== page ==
Bradley hasn’t stopped anyone since he scored a TKO win over faded former lightweight champ, Joel Casamayor in 2011 and the odds of him utterly outclassing Manny on Saturday, even in an ultra-best case scenario, are extremely slim.
When all the math is done, Bradley will be walking into the ring with absolutely everything lined up against him. The judges, paid to work the fight by the very same promoter who absolutely needs a Pacquiao win, will also be subliminally (or not so subliminally) focused on not “screwing” Manny again. This will make it so that Bradley’s only chance at victory will be via some sort of previously unseen ability or never-before-achieved next level execution.
By hook or by crook, Pacquiao is being set up to win.
The Filipino icon can totally remove the stink of the set-up by going out there and beating the sand out of “Desert Storm.” And, for the sake of boxing, that could very well be the best possible scenario for all (except Bradley, of course). There’s also the possibility that Bradley could surprise the world and stamp his ticket to the Hall of Fame with a truly stellar and decisive victory. The third possibility, the least likely of all, is that the judges will actually score the fight with a fair, even hand and rise above the politics.
However, a close fight is expected and, unfortunately for boxing, that means the call will be made by the grinding gears of the machine.
I don’t say these things to be the fly in your ointment or the rat turd in your bowl of Rice Krispies. And by no stretch of the imagination am I making the case against boxing.
On the contrary.
I want everyone to be conscious of the one single barrier that separates us from ever being able to reach the mainstream sports fan again.
Boxing is not taken seriously by the mainstream world because of all the silliness and perceived corruption in the sport. And many sponsors, also aware of this reputation, are slow to make the type of investment the sport needs to grow and reach even more people. The Toyota Corporation doesn’t want to hear: “…and this complete and total farce was brought to you by the Toyota Corolla: Style never goes out of style.”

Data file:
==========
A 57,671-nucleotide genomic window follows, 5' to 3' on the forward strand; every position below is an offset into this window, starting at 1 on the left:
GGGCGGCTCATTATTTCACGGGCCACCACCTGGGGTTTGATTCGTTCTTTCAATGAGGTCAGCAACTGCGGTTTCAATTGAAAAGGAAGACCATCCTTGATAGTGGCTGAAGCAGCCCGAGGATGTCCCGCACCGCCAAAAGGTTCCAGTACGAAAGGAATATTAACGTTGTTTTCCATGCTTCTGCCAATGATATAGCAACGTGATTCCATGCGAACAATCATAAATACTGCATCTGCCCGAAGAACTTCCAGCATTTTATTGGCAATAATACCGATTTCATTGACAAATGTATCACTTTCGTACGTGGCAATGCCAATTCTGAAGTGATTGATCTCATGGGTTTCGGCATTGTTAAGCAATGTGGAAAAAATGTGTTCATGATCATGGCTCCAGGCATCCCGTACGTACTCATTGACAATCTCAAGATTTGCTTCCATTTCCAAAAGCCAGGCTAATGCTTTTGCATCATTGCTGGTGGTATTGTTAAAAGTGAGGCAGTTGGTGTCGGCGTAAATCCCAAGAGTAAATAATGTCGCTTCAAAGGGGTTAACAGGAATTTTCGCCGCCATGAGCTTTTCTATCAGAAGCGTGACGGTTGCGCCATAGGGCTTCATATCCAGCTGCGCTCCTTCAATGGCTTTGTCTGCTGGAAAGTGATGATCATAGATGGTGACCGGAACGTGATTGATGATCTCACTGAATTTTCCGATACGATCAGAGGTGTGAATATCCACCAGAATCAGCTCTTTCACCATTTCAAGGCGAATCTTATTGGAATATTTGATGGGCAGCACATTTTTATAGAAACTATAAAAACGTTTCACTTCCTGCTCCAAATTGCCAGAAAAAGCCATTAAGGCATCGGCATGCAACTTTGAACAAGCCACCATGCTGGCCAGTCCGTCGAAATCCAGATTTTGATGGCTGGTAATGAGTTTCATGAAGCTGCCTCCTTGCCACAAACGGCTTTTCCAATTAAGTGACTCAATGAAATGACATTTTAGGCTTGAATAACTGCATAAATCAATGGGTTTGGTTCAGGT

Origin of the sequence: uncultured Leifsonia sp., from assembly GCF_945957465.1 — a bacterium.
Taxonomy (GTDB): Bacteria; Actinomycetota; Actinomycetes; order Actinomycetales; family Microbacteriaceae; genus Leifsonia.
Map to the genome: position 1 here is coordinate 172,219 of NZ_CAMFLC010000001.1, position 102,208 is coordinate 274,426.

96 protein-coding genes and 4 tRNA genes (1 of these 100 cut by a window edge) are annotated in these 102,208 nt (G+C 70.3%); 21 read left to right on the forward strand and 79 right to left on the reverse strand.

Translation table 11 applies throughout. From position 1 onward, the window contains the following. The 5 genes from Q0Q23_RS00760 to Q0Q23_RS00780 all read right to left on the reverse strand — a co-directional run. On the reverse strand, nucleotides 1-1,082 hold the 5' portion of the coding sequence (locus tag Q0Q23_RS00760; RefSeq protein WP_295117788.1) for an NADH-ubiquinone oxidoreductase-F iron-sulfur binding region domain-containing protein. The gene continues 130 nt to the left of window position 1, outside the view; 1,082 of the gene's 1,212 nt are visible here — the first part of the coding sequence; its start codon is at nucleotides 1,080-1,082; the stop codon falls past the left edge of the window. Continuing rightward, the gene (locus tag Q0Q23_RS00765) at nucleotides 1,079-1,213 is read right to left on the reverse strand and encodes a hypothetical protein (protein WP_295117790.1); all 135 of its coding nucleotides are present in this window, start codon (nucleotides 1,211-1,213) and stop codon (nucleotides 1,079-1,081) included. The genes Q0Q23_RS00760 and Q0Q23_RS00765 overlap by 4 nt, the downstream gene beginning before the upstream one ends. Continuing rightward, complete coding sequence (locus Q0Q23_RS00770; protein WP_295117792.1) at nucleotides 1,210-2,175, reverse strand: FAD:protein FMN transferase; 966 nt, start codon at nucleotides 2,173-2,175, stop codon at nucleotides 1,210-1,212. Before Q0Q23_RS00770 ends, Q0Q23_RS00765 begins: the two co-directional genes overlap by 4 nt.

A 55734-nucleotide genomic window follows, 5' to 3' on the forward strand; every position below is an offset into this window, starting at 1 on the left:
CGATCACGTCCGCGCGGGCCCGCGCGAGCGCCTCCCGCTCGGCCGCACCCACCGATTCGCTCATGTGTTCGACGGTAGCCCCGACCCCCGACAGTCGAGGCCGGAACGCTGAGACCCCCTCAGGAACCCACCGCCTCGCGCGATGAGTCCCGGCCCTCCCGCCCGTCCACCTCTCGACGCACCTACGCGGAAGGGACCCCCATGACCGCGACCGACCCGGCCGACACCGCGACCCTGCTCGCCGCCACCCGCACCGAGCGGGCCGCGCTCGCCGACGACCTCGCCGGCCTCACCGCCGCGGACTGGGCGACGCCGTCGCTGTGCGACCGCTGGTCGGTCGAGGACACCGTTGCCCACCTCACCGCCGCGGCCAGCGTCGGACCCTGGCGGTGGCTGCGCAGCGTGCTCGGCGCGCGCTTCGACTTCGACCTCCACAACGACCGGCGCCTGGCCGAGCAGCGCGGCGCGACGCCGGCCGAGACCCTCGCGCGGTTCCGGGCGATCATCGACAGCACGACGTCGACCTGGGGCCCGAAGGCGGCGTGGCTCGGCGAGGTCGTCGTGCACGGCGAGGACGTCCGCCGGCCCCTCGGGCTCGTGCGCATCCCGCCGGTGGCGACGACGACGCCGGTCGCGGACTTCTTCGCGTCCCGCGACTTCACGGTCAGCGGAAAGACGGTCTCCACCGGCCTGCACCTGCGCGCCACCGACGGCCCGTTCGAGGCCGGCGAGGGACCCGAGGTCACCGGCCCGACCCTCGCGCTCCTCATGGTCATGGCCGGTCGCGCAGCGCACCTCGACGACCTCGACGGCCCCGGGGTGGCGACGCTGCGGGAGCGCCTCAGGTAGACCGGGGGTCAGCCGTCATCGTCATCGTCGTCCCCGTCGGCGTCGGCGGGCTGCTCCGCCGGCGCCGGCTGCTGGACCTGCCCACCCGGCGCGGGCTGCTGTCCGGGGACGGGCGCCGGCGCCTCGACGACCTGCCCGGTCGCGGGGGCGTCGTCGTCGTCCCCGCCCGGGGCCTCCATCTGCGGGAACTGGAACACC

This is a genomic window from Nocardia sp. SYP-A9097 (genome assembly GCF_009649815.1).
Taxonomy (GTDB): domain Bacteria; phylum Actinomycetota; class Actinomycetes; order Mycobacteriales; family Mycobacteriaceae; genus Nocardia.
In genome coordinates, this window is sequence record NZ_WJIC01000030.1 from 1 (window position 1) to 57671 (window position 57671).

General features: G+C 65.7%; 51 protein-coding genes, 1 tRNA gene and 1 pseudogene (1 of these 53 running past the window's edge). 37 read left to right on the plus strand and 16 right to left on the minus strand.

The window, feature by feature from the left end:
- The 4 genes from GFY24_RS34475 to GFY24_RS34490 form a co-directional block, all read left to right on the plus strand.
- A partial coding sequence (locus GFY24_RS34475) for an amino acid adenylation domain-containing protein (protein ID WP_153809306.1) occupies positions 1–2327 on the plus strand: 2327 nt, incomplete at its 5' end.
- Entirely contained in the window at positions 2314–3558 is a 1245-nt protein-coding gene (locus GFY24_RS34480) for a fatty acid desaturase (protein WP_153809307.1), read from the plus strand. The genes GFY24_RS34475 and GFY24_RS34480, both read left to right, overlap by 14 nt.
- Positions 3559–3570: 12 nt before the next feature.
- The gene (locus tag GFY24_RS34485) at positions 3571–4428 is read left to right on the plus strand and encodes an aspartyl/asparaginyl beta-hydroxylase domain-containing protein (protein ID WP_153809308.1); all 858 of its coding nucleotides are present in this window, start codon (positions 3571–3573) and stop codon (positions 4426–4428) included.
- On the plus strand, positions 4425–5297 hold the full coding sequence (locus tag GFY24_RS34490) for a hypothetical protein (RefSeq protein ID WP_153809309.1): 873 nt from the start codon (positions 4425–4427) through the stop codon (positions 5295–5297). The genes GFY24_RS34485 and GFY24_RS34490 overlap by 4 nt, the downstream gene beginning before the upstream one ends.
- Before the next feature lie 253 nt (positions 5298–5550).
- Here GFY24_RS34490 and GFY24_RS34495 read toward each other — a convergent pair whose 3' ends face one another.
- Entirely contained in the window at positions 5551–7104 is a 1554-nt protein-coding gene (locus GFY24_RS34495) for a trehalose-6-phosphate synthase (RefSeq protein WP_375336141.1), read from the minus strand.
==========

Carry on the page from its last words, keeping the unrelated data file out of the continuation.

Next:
Major, fundamental problems in our sport can never be addressed if everyone ignores them. It’s criminal that boxing writers, of all people, would choose to turn a blind eye to the very issues that are keeping this sport from true respectability. They know the business and it’s horrible incestuous regulatory structure, yet actively pretend that the problem is an overblown paranoid fantasy.
The argument will be made that fans just want to read about the sport and that it’s in the sport’s best interest to hype the events, rather than hurl criticisms their way. I know from my own dalliance with the mainstream that there is, indeed, a pressure to cheerlead rather than analyze.
But like the lax parents who make excuses for their rotten child’s behavior, we’re doing no good whatsoever by embracing denial.
There will be many Pacquiao-Bradley II previews that focus on the nuts and bolts of in-ring strategy and The Boxing Tribune will surely have one posted a little later on this week. But we can’t close our eyes and pretend that boxing is like every other major sport, especially in situations like this one.
The future of the sport depends on us making some very fundamental changes to how thing get done, but the first step is admitting that there is a problem. And, for whatever reason, that’s where we always seem to get stuck.
You can email Paul at firstname.lastname@example.org or listen to his weekly Boxing News/Zombie Preparedness podcast, “Left Hook to the Brain.” Oh yeah, and buy his book: Notes from the Boxing Underground! Paul is a full member of the Burger King Kids’ Club, a born iconoclast, and an ordained minister in the Universal Life Church.